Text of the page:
If you are looking to buy a laptop, you should consider the type of screen it uses. Not all screens are made the same, and poor screen quality can be a problem. After all, you will be looking at it for a long time. Unfortunately, understanding all of the acronyms, ratings, and seemingly meaningless numbers can be confusing. Not sure the difference between IPS and TN displays? Not sure how many nits your screen should have? You have come to the right place. Here’s what to look for when choosing a laptop screen.
When it comes to a laptop screen, the first thing to consider is what size you want. Laptop screens are measured diagonally from corner to corner. They vary in size, however most are in the 13 “to 15” category, but you can find smaller laptops (11 “to 12”). Conversely, you can find laptops with significantly larger screens. The most common is 17 inches, but there are also larger ones.
Typically, the most common screens are 13-15 inches. The weight of a laptop increases with screen size, so if you use your laptop primarily on the road, you probably want to stick with the 13-inch model. If your laptop is mostly at home, you probably want to opt for a 15-inch screen, as the extra space will make it easier for the eyes to work with.
All laptop screens are made of pixels. Pixels are essentially tiny individual dots that show various elements of your laptop screen. Working in unison, these pixels can display the image you see on your laptop screen. The more pixels you have, the higher the screen resolution. A higher resolution screen means a sharper picture.
Today on the market you will see laptops with screens of different resolutions. We recommend choosing a laptop with a 1920 x 1080 screen or higher. You will also come across lower resolution screens. Typically, these laptops will be at a lower price point. This is where you get what you pay for. Higher resolution screens have more pixels, which means they can display more content.
You can also choose laptops with higher resolution screens such as 2560 x 1440 (2K) or 3840 x 2160 (4K). While these higher resolutions provide sharper images, they can use more power.
When it comes to laptop screens, a manufacturer can choose from a variety of panels, and they all come in different price points. Unsurprisingly, higher quality panels are more expensive and the additional costs are passed on to the consumer.
TN (Twisted Nematic) is the oldest type of panel and is easy and cheap to produce. As a result, TN screens are often found in lower-end devices. They generally suffer from poor viewing angles and less accurate color reproduction. That being said, TN panels are known for a relatively high refresh rate and a more economical budget.
IPS (In-Plane Switching) – These panels are designed to fix problems with TN screens. IPS panels have excellent viewing angles and better color accuracy. As you might have guessed, IPS panels are more expensive to manufacture. Hence, you will usually find them in mid to high end devices.
OLED (Organic Light Emitting Diode) – All displays are composed of backlit pixels that allow the user to see the display. In traditional LED displays, a backlight illuminates all pixels. This can cause some colors to appear washed out and blacks to appear more gray. On the other hand, OLED LEDs can turn the backlight on and off for each individual pixel. This results in more accurate color reproduction and true blacks. Although OLED screens are common on smartphones, they are also found on laptops. Many manufacturers offer laptops with OLED screens, however these tend to be high-end offerings.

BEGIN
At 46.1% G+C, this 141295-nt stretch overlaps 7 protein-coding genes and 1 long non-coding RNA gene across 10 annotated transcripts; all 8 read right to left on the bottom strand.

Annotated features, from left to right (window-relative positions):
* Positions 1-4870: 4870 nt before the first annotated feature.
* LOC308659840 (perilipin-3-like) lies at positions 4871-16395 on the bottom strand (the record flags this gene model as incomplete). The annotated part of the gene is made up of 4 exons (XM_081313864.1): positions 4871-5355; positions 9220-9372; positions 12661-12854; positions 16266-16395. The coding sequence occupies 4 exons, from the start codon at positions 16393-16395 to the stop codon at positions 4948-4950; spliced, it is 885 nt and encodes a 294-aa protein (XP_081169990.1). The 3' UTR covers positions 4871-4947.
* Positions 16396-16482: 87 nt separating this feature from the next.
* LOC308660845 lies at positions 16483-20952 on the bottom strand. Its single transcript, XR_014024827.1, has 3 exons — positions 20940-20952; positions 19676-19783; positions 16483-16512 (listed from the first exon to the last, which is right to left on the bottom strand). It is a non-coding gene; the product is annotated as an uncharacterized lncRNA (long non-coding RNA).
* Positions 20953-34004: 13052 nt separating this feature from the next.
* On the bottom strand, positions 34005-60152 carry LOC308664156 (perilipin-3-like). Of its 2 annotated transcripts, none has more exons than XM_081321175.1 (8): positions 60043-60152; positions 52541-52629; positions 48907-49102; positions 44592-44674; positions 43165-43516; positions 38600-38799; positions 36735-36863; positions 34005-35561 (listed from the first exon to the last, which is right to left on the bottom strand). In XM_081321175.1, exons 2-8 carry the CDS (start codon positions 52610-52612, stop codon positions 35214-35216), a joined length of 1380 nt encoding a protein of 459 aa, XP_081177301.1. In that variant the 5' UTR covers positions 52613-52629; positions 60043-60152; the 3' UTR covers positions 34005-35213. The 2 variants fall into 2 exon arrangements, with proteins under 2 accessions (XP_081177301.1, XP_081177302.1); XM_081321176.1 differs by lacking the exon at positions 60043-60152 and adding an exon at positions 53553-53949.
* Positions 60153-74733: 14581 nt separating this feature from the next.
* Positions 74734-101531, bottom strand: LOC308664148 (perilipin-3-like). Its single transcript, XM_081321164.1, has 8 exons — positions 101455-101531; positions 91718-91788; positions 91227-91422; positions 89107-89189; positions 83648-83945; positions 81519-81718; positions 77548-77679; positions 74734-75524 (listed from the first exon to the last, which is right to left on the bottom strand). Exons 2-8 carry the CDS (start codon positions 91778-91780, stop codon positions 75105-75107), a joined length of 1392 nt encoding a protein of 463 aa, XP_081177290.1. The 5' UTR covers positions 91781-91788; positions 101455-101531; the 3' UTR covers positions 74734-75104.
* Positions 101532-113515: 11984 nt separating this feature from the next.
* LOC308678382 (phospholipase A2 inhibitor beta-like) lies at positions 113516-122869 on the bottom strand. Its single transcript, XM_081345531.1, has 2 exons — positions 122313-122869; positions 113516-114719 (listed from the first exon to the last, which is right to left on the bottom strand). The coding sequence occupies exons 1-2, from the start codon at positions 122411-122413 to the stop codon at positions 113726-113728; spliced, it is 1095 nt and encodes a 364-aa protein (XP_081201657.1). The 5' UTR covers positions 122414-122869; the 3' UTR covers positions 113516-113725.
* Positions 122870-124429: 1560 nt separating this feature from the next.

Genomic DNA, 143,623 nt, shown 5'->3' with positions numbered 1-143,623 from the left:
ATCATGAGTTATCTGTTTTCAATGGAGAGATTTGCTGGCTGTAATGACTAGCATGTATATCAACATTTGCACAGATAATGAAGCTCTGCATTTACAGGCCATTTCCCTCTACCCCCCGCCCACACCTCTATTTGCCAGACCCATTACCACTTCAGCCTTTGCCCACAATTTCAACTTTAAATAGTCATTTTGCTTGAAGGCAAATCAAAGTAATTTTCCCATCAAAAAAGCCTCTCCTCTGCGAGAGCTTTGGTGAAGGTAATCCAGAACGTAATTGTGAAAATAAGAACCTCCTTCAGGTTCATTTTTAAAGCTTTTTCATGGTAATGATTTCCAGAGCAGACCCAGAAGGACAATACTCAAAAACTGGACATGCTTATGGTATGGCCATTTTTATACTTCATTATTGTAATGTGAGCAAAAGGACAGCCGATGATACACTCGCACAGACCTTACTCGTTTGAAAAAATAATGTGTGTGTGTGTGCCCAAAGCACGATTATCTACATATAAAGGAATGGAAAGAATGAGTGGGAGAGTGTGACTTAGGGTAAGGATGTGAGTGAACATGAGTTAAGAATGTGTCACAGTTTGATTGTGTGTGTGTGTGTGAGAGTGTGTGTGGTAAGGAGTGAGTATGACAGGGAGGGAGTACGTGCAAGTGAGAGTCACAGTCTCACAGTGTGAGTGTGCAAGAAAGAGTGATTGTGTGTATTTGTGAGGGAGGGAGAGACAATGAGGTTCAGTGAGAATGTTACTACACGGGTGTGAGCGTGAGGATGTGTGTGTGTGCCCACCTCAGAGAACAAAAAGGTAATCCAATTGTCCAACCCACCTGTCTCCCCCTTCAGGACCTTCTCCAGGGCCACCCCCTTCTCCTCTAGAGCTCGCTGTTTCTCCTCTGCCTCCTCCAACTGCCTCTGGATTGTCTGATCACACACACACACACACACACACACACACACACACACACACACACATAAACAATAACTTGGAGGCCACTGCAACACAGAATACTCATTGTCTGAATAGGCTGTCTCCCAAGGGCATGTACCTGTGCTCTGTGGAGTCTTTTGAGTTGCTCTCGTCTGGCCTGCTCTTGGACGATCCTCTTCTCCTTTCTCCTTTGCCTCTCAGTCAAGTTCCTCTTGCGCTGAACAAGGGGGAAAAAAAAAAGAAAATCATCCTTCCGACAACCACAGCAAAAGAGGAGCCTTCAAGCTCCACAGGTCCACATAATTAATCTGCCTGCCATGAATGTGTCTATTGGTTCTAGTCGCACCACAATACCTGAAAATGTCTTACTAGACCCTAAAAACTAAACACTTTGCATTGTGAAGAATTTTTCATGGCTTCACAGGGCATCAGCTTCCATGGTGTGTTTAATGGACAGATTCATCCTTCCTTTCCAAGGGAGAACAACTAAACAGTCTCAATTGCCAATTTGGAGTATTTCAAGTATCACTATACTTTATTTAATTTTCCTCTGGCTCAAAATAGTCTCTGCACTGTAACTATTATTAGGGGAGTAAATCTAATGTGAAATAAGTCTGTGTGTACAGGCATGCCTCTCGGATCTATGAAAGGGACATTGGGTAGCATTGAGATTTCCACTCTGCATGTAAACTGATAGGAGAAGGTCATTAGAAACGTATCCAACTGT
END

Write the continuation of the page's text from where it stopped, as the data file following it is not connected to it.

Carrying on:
The brightness of your laptop screen greatly affects the usability. Using your laptop outdoors or in a well-lit area may result in an unclear image on the screen. Poor screen visibility can ruin your productivity, so having a screen that is readable outdoors is a must. This means that your screen must be brighter than the light around it in order for the content to be seen.
Screen brightness is measured in nits. For simplicity, remember that the higher the nits, the brighter the screen will be. For laptops, it is generally accepted that the screen should be at least 250 nits. That being said, if you tend to use your laptop outdoors or in direct sunlight, you probably want to opt for a laptop that’s capable of emitting over 300 nits. There are displays that boast significantly more nits, but a brighter screen draws more power, resulting in faster battery drain.
The refresh rate determines how smooth the image will be. For the image to be smooth, the screen must “redraw” what is displayed many times per second. The refresh rate of the screen (measured in hertz) is called the refresh rate.
Currently, computer displays are available with a refresh rate of 60 Hz or more. This ensures a smooth ride. If the refresh rate is less than 60Hz, simple operations such as moving the mouse will appear choppy. Some laptop models boast significantly higher refresh rates – 120, 144, 240, even 360 Hz displays can be found on sale. Laptop screens with higher refresh rates are usually found in more expensive models. Higher cost does not necessarily mean you win, however.
The average laptop user probably won’t notice much difference between the standard 60Hz and higher frequencies. However, if you are a gamer, you will notice a sharper image. Whether or not you benefit from a higher refresh rate depends on what you’re going to do with your laptop and your personal perception.